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Markets currently see non-negligible odds of 20% that the Bank of England skips a rate hike in September, a development that could potentially result in a decent decline in the value of the Pound.
ING Bank has done the strategising and says it still expects a September rate hike but has considered a potential scenario whereby the Bank pauses in September.
"A pause isn't our base case, but we think investors are right to be thinking about one," says James Smith, Developed Markets Economist at ING Bank.
The Bank emphasised at its August policy update it was moving towards a policy that focuses not necessarily on the peak in interest rates, but the longevity of rates at elevated levels.
In short, it will be keen to ensure markets don't start raising bets on interest rate cuts in 2024.
The Bank of England will have watched the Federal Reserve's policy of skipping rate hikes to elongate its own hiking cycle, something that keeps bond yields elevated and financing conditions tight enough to keep inflation expectations at bay.
Contrast this strategy to the Reserve Bank of New Zealand which called a halt to its hiking cycle but has had to contend with rising market bets that it will be amongst the first to cut. Note too how this stance has contributed to the New Zealand Dollar's underperformance.
Above: "Markets are pricing fewer rate cuts in the UK relative to the eurozone/US" - ING.
The Bank of England will want to avoid the RBNZ scenario and mimic the Fed by hinting at pauses in the rate hiking cycle while keenly fending off expectations for cuts.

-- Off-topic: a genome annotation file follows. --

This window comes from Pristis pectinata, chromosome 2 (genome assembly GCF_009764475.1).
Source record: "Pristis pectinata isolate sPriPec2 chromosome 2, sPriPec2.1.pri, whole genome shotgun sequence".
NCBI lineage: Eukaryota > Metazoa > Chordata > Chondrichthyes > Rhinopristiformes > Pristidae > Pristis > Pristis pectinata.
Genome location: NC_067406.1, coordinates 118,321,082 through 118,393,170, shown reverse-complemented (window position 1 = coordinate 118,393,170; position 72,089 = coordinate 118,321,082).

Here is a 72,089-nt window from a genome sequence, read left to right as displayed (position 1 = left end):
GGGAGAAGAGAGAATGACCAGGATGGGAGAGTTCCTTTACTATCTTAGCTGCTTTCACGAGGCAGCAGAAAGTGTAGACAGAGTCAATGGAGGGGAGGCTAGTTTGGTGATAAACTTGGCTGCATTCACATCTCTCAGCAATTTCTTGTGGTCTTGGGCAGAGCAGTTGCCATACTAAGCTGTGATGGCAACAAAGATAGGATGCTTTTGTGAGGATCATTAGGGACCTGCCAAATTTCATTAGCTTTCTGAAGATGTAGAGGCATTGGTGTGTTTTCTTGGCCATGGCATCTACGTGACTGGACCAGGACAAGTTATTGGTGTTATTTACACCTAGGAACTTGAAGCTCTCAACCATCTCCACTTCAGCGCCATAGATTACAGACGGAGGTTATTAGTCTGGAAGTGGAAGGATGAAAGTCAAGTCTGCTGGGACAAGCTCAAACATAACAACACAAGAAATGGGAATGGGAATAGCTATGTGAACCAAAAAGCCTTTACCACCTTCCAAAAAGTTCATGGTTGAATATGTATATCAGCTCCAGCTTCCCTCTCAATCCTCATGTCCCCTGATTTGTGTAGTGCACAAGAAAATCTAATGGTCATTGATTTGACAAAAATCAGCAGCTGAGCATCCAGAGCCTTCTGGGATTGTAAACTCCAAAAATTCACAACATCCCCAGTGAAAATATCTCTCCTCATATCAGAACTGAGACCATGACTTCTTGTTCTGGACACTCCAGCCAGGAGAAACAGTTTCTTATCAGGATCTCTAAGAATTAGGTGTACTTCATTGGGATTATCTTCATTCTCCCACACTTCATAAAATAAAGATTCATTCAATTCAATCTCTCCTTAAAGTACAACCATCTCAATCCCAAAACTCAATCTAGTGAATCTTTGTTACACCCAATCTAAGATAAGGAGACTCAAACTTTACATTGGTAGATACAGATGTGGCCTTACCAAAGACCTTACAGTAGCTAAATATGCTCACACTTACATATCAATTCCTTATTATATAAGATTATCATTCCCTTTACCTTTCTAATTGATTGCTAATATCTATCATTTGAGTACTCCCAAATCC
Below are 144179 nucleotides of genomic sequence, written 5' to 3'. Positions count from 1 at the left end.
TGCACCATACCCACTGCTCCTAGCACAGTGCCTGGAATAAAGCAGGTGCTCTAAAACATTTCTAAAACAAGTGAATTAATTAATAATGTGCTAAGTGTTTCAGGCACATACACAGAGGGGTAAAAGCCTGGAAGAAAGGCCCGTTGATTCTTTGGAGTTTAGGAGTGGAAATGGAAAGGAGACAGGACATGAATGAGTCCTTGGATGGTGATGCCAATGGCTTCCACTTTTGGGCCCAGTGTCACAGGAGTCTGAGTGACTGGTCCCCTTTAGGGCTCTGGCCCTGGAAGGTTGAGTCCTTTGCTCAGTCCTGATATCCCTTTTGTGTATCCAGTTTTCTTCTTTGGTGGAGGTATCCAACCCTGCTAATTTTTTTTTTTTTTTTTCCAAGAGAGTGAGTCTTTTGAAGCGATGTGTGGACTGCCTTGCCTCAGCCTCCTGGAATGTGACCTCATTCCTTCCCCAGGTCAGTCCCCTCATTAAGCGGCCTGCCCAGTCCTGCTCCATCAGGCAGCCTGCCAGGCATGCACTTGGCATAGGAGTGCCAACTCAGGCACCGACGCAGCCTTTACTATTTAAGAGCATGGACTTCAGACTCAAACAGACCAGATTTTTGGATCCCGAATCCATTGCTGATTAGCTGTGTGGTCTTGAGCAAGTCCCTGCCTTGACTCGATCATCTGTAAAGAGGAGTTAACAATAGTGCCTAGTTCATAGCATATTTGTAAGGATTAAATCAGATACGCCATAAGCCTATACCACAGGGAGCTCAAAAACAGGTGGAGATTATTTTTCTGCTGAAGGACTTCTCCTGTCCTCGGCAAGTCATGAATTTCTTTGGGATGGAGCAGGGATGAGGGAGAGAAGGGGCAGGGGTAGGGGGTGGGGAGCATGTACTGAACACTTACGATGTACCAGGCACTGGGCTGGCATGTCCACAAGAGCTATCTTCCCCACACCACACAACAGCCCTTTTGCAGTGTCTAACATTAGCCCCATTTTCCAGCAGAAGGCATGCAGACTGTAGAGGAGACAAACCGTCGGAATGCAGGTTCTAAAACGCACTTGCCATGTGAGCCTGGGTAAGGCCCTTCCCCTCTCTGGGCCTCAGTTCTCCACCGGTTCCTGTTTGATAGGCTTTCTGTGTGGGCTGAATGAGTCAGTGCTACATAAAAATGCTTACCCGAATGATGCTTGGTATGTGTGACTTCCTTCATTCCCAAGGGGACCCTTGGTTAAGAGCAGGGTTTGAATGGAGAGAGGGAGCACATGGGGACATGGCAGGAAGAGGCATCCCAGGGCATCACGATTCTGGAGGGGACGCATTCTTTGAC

"The Bank is likely to become less focused on how high rates need to go, and instead the central goal will increasingly be to keep market rates (with say two/three-year tenors) elevated long after it stops hiking," says Smith.
But there are also two important labour and inflation data releases between now and the September MPC that could sway the Bank into a hold.
ING's strategising has a pause being more likely if CPI inflation falls from 7.9% to around 6.7% in August and 6.3% in September and private sector wage growth falls from 7.7% to 7.2% in August and 6.9% in September.
ING's base case is however that the Bank hikes again in September and pauses in November as wage growth is likely to prove stubbornly elevated, falling to 6.0% by year-end.
"This is likely to become a central argument for keeping rates higher for longer," says Smith.
A November rate hike will meanwhile be unnecessary as inflation will continue to fall as the impact of retreating gas prices works its way through businesses and households, even weighing on the stubborn services inflation component.
"By November, we expect this story to be more evident, and we should have seen a further gradual improvement in worker supply. Not only that, but assuming both the Fed and ECB appear to have finished hiking by then, the Bank risks being the last hawk standing. Our base case is therefore that the Bank hikes again in September but that this marks the top of the tightening cycle," says Smith.